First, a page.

Andromeda Part 17: Welcome to the Bungle

By Shamus Posted Tuesday Feb 12, 2019

Filed under: Mass Effect 82 comments

The next stop on our tour of the Heleus Cluster is Havarl. Like the other planets, the climate is out of whack. Unlike the other planets, this place suffers from an overabundance of life rather than a shortage.


Havarl is overgrown with a thick jungleYet another single-biome planet.This is the one planet where you can’t drive the Nomad. and all of the native flora and fauna is exceedingly dangerous. Everything is toxic, poisonous, or filled with murderous intent.

The game says this is the ancestral home of the Anagara and that they had to abandon it when it became too inhospitable, but that doesn’t really fit with what we’re shown. I’d expect to see bits of Angaran cities poking out of the overgrowth. They’re a spacefaring species, so their cities must have been pretty impressive. But instead the “cities” are just endless sections of Remnant architecture that form horizon-smothering black walls around the play area. I imagine this is another detail that would have been ironed out if the game had been given time for polish.

I do like that this world offers some contrast with the other four and isn’t yet another lifeless hellscape for us to colonize.

As with the other worlds, you need to visit the monoliths, then do the vault, and then the game tells you the planet is stabilizing. Then you run around and do fetch quests and kill the mooks congregating around map markers until the planet hits 100%. Whee.

These walls completely blot out the horizon, reducing this planet to a single a box canyon. Shit guys, put some overgrown cities on the horizon. That's what skyboxes are for.
These walls completely blot out the horizon, reducing this planet to a single a box canyon. Shit guys, put some overgrown cities on the horizon. That's what skyboxes are for.

The big plot on this planet is dealing with the pervasive racism the Angara practice. On one hand, having some degree of tribalism or prejudice is usually a good thing for worldbuilding. It can make your world feel large and complex by highlighting the various factions within it. It doesn’t even need to be capital-R Racism to work. Sure, conflicts based on geography, religion, and skin color are easy and obvious, but you can base the conflict on all kinds of things. Urban vs. rural. Traditionalism vs. technophilia. Laborers vs. academics. Young vs. old. Entrenched ruling class vs. newcomers. Hedonism vs. asceticism. Idealism vs. pragmatism. Group conformity vs. personal liberty. All the writer needs to do is suggest these sorts of factions exist within the culture and the audience can extrapolate a much larger world from these small details.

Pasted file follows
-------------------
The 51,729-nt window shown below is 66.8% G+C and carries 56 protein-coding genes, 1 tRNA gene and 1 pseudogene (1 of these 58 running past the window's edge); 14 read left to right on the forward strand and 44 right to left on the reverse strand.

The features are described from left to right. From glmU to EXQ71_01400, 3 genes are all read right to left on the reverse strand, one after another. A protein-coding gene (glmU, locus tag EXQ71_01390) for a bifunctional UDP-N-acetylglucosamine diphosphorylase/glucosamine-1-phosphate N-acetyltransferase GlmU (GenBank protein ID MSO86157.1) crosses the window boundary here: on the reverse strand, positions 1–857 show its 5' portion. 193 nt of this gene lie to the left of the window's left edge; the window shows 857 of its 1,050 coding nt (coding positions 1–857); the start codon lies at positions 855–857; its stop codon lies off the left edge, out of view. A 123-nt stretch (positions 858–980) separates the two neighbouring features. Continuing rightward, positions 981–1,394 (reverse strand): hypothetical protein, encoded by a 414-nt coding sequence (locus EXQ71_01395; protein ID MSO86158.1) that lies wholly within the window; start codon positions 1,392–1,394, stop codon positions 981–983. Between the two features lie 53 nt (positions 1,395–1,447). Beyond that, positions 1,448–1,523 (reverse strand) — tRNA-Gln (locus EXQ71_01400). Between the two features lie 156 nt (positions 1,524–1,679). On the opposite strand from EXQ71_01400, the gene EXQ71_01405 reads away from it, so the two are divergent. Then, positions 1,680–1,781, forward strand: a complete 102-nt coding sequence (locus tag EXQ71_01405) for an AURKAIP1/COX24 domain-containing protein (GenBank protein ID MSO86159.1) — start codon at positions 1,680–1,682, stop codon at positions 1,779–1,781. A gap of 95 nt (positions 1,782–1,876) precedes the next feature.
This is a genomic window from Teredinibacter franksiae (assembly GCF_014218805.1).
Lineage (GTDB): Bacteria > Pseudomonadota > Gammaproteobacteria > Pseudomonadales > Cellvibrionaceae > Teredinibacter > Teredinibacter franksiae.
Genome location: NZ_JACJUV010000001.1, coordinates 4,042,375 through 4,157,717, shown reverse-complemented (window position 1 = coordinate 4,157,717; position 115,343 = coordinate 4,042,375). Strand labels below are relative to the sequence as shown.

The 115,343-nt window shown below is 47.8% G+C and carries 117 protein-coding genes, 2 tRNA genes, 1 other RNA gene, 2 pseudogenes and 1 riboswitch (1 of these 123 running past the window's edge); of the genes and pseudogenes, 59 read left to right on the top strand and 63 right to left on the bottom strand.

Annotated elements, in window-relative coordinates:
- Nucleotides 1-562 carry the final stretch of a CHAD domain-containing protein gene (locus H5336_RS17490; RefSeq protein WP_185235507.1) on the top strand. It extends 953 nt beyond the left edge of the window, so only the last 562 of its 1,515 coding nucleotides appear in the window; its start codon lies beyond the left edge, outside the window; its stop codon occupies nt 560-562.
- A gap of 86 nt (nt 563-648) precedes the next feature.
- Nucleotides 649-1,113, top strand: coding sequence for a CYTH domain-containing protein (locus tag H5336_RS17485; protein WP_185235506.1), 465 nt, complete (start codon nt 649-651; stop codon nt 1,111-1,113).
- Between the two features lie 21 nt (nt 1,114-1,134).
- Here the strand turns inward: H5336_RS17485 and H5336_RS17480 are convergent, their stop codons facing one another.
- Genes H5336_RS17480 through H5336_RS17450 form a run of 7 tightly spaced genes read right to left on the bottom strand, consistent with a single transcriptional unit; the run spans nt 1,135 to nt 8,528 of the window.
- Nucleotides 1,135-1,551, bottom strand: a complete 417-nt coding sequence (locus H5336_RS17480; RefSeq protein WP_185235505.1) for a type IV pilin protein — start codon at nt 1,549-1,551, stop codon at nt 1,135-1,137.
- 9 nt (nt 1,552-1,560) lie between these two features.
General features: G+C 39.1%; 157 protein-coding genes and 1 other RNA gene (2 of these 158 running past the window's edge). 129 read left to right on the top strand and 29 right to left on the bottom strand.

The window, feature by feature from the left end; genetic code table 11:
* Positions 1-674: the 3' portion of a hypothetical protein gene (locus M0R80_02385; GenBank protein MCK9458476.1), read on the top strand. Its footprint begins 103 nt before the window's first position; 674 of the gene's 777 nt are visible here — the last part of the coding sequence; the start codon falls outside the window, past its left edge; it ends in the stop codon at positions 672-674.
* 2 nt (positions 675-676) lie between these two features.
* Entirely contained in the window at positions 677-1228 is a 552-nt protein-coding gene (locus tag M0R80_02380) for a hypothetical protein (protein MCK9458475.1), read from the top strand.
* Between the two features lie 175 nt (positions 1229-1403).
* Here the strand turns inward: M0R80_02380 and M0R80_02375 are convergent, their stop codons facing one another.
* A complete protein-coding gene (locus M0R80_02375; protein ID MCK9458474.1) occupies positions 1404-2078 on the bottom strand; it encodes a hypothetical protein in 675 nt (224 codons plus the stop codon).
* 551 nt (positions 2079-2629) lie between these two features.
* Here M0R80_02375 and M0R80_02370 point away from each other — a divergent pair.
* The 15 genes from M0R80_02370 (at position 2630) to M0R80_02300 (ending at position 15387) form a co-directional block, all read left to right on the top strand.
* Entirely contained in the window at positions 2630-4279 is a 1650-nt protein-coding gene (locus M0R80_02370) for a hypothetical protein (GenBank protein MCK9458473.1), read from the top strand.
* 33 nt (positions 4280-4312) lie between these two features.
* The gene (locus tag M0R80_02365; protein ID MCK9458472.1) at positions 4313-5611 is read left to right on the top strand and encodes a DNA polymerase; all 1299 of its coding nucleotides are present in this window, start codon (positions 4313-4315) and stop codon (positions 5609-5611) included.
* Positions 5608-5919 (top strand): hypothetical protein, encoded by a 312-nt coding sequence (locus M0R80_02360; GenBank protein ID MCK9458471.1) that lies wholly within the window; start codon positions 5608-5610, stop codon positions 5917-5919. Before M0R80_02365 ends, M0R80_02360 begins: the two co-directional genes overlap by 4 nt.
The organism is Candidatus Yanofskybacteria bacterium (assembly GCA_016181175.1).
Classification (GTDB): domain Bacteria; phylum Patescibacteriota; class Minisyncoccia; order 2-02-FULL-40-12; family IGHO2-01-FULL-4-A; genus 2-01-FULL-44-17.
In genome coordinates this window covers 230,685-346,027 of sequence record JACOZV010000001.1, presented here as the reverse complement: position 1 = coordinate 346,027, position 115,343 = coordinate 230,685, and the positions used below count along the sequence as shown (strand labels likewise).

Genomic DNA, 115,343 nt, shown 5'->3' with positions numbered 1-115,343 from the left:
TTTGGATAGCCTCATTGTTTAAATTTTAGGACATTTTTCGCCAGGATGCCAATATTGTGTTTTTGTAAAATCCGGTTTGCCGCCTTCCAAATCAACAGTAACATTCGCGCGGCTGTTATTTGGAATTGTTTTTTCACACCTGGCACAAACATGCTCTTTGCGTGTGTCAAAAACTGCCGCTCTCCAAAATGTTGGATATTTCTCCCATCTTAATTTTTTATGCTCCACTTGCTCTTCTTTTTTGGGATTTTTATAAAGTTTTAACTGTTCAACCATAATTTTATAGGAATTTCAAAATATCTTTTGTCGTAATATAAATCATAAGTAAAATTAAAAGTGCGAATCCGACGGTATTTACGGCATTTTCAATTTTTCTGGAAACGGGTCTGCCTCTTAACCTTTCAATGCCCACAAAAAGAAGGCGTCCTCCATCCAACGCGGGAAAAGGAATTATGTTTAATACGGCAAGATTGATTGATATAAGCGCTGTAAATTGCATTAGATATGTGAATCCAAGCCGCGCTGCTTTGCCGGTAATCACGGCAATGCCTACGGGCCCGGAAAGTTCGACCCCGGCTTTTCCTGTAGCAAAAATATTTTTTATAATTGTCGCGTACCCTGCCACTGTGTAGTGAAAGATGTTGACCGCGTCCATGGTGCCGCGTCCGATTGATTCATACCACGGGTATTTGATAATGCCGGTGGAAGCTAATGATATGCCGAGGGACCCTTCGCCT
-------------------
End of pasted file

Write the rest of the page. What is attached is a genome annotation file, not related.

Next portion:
Sadly, the writer can’t do that here because they only made one alien race for us to meet and they’re basically a stagnant monoculture. The only divide among the Angara is that some of them are space racists that hate all aliens, and the rest… aren’t? What you end up with is a theme repeated again and again where the cool and awesome Humans teach the backward Angara that racism is bad. (The Humans also brought a bunch of sidekick races with them, showing how open-minded and progressive they are.) The whole thing is shallow and cringe inducing.

The exchange comes down to something along the lines of, “You’re NOT going to kill me? Man, I would have killed you without hesitation. I guess I need to rethink my entire worldview. Thank you, Human.”

Okay, I see some purple trees. That's good. We finally have a planet that doesn't look like part of Earth. The game needed a lot more of this sort of thing, but this is a start.
Okay, I see some purple trees. That's good. We finally have a planet that doesn't look like part of Earth. The game needed a lot more of this sort of thing, but this is a start.

Barf. It’s really disorienting how hard this game is working to copy a bunch of extraneous details of the Mass Effect setting, while the creative sensibilities of the author run directly counter to everything the first game worked to establish. In a way, it reminds me of the way Shadow of Mordor copied the trappings of Tolkien while running directly counter to it in terms of the tone of the world: